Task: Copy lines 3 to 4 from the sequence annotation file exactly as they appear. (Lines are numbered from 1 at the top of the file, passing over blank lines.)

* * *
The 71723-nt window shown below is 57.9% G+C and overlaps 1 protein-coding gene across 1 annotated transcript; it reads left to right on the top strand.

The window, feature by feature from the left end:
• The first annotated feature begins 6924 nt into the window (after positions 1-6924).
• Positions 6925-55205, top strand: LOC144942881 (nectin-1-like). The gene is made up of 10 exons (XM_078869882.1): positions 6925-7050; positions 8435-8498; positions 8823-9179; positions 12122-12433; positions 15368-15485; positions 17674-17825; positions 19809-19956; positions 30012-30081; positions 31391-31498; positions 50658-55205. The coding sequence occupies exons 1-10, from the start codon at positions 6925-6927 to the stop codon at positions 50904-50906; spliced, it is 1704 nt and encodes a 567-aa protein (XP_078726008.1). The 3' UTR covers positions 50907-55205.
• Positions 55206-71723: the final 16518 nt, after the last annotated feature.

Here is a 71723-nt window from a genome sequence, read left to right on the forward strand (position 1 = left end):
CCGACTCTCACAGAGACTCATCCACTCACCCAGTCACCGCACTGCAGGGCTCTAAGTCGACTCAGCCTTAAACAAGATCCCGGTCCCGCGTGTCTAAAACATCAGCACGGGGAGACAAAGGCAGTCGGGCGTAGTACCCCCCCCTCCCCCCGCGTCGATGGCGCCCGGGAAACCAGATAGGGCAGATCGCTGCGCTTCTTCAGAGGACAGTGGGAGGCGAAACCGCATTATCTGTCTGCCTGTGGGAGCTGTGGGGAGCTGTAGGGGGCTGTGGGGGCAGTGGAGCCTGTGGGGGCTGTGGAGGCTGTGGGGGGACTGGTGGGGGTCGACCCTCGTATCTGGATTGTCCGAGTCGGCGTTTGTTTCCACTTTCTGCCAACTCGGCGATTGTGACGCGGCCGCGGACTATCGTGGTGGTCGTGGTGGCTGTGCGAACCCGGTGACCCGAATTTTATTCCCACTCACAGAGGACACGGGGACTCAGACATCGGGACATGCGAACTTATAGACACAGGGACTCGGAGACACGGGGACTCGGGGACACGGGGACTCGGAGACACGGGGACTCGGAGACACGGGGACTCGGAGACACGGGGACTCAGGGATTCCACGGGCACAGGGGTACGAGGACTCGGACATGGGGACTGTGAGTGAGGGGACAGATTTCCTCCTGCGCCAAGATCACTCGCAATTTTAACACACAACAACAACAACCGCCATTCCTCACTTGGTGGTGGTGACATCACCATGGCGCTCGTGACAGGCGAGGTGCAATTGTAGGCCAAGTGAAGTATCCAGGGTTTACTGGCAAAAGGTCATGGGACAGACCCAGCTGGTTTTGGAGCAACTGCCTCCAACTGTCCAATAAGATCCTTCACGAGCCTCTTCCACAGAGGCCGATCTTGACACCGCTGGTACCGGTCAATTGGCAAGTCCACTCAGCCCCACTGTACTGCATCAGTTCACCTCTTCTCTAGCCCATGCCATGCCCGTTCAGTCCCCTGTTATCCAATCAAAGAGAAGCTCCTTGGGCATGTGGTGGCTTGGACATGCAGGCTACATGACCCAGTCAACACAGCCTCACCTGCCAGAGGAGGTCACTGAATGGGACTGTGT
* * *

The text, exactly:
• The first annotated feature begins 6924 nt into the window (after positions 1-6924).
• Positions 6925-55205, top strand: LOC144942881 (nectin-1-like). The gene is made up of 10 exons (XM_078869882.1): positions 6925-7050; positions 8435-8498; positions 8823-9179; positions 12122-12433; positions 15368-15485; positions 17674-17825; positions 19809-19956; positions 30012-30081; positions 31391-31498; positions 50658-55205. The coding sequence occupies exons 1-10, from the start codon at positions 6925-6927 to the stop codon at positions 50904-50906; spliced, it is 1704 nt and encodes a 567-aa protein (XP_078726008.1). The 3' UTR covers positions 50907-55205.